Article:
The designers who designed not only on the screen, but for the screen, ushered in a new era of digital design, mixing media and incorporating motion, sound and interactivity. Read about some of the pioneers at Smashing Magazine.
Are you stuck in a rut? Maybe it’s time to change course, as icons of design like Stefan Sagmeister, Ed Fella, and Muriel Cooper have done. Read more at 99U.
Today, women make up around half of the graphic design profession. This wasn’t always the case. Read my guest post at GD USA profiling a few of the pioneers who challenged the status quo and paved the way for today’s female designers.
Nice review at The Book Design Blog: “Graphic Icons serves as a ‘leg-up’ into the broad and exhaustive field of design history, and is a relaxed, welcoming source of inspiration and a lead to other, more in-depth sources. This is simply an easy-to-pick-up, easy-to-read, well-designed book about graphic design and graphic designers…a design book that deserves a spot on your bookshelf.” Read the whole review–
The latest exhibition at the AIGA National Design Center all about type. Century: 100 years of Type in Design does a great job highlighting fun and functional typefaces from the past 100 years. The real strength is the context: it’s not just type samples, but artifacts and ephemera showing these faces in use. You’ll see great work by designers like Lucian Bernhard, Paul Rand, Herb Lubalin, Stefan Sagmeister, and more. It’s great to see these pieces in person–inspiration for anyone interested in design and typography. The exhibition runs through July 31.
We all know midcentury modern designers and architects like Charles and Ray Eames, Eero Saarinen, George Nelson, and Richard Neutra, but what about the era’s graphic designers? See my post on Buzzfeed for 7 that you should know-
Paul Rand said, “Visual communications of any kind… should be seen as the embodiment of form and function: the integration of the beautiful and the useful.” It’s not only about how it looks, or how it works, but about how it looks and works together. Whether you’re a student or a practicing designer, it’s helpful to occasionally look back at the work of iconic designers like Rand. Read about a few that contributed to the rise of corporate identity design at Logo Design Love.
You can find plenty of design inspiration by looking online, but there’s nothing like seeing design works in person to get a true sense of the scale, materials, and details. There are museums, galleries, and special collections that host exhibitions and allow research. Some are open to the public, while others require an appointment. Here are some places to see graphic design up close:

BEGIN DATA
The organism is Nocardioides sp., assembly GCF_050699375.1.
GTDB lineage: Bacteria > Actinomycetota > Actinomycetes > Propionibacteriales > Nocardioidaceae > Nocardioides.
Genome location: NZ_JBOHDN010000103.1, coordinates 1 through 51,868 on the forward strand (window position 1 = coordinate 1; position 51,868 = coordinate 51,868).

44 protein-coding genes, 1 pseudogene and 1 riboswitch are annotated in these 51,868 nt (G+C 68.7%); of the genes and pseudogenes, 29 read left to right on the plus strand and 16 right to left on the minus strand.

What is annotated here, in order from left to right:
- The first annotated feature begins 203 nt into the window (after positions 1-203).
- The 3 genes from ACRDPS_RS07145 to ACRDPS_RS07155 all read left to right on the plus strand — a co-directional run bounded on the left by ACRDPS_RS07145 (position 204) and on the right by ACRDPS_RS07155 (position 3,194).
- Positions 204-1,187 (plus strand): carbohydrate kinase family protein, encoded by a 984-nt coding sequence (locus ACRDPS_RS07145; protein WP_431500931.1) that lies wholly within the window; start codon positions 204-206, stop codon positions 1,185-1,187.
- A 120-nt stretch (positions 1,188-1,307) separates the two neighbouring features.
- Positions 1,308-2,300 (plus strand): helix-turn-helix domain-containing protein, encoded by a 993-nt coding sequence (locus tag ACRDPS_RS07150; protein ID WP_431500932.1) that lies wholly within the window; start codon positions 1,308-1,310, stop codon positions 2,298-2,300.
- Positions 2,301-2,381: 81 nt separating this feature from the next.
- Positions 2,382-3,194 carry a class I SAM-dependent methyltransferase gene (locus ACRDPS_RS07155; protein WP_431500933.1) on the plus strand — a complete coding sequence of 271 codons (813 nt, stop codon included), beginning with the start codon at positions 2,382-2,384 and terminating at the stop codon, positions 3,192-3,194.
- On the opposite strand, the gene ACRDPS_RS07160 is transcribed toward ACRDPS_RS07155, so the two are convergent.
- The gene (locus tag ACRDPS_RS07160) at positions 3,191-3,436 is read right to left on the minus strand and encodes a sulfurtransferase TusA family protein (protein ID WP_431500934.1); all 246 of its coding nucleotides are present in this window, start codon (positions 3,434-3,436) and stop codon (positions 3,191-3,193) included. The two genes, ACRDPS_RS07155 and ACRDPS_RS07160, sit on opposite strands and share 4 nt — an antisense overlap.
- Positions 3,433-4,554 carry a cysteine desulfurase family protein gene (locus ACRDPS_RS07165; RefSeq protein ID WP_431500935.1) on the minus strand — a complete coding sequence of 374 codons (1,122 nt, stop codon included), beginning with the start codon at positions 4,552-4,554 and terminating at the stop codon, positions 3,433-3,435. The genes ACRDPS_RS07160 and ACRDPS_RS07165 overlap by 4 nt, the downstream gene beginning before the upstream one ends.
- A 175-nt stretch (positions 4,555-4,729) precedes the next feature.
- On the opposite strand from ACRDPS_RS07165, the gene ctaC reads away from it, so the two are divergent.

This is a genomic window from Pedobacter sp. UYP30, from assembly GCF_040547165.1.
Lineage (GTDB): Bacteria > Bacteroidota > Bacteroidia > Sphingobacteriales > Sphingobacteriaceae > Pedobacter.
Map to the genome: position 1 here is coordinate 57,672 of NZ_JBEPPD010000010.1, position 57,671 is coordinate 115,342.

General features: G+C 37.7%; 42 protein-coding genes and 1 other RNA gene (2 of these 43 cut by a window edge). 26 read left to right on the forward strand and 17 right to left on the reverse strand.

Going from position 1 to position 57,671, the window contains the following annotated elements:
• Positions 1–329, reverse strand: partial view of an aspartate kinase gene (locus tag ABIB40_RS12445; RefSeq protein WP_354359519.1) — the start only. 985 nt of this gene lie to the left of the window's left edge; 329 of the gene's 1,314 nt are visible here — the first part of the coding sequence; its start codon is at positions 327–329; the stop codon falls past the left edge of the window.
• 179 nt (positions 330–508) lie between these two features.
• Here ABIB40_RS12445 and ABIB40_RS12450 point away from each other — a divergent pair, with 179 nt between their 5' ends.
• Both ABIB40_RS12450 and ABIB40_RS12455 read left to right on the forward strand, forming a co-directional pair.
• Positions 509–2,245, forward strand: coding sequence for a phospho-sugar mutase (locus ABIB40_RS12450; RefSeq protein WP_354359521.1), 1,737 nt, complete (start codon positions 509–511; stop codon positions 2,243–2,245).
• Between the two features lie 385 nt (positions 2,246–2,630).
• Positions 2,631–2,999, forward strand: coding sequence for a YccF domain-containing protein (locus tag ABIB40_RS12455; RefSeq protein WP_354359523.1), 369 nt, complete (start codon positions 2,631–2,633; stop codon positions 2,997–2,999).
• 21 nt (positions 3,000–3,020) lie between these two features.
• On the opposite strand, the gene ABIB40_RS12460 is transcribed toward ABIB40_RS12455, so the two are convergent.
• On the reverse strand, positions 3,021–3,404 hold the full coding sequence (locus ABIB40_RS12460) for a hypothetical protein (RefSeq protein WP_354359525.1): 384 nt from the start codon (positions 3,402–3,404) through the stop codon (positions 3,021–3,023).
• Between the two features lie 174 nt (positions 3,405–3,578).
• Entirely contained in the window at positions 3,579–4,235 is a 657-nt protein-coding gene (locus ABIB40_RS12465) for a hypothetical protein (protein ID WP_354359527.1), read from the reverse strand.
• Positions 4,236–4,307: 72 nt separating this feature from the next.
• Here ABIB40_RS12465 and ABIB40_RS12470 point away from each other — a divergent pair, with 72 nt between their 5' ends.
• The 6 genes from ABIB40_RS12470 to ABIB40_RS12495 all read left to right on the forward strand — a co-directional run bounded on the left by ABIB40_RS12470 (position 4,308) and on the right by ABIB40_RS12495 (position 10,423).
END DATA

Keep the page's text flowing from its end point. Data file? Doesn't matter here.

AIGA National Design Center Gallery
164 Fifth Avenue
New York, NY 10010
Bauhaus-Archive Museum of Design
D – 10785 Berlin, Germany
234 Bay Street
Toronto, Ontario, Canada
28 Shad Thames
London SE1 2YD
Smithsonian’s Cooper-Hewitt, National Design Museum
2 East 91st Street
New York, NY 10128
Graphic Design Archive at Rochester Institute of Technology
90 Lomb Memorial Dr.
Rochester Institute of Technology
Rochester, NY 14623
Haas Family Arts Library, Yale University
180 York Street
New Haven, CT 06520
The Herb Lubalin Study Center of Design and Typography
The Cooper Union
41 Cooper Square, Room LL119,
New York, NY
1001 Mariposa Street #307
San Francisco, CA 94107
The Milton Glaser Design Study Center and Archives
380 Second Avenue
New York, NY 10010
Museum Für Gestaltung
CH-8005 Zürich Switzerland
Museum of Design Atlanta
1315 Peachtree Street
Atlanta, GA 30309
Museum of Modern Art
11 West 53rd Street
New York, NY
Museum of the Image (MOTI)
(Formerly Graphic Design Museum)
4811 GH BREDA
San Francisco Museum of Modern Art
151 Third Street
San Francisco, CA 94103
San Francisco Public Library
Book Arts & Special Collections
100 Larkin St.
San Francisco, 94102
Walker Art Center
1750 Hennepin Avenue
Minneapolis, MN 55403
Wilanów Poster Museum
10/16 Stanisława Kostki Potockiego Street
02-958 Warsaw, Poland
Florida International University
1001 Washington Avenue
Miami Beach, FL 33139
Simplify, visualize, know your user: the lessons of these design pioneers, from El Lissitzky to Paula Scher, are as relevant as ever. Read my guest post, complete with slideshow, at Fast Company’s Co.Design.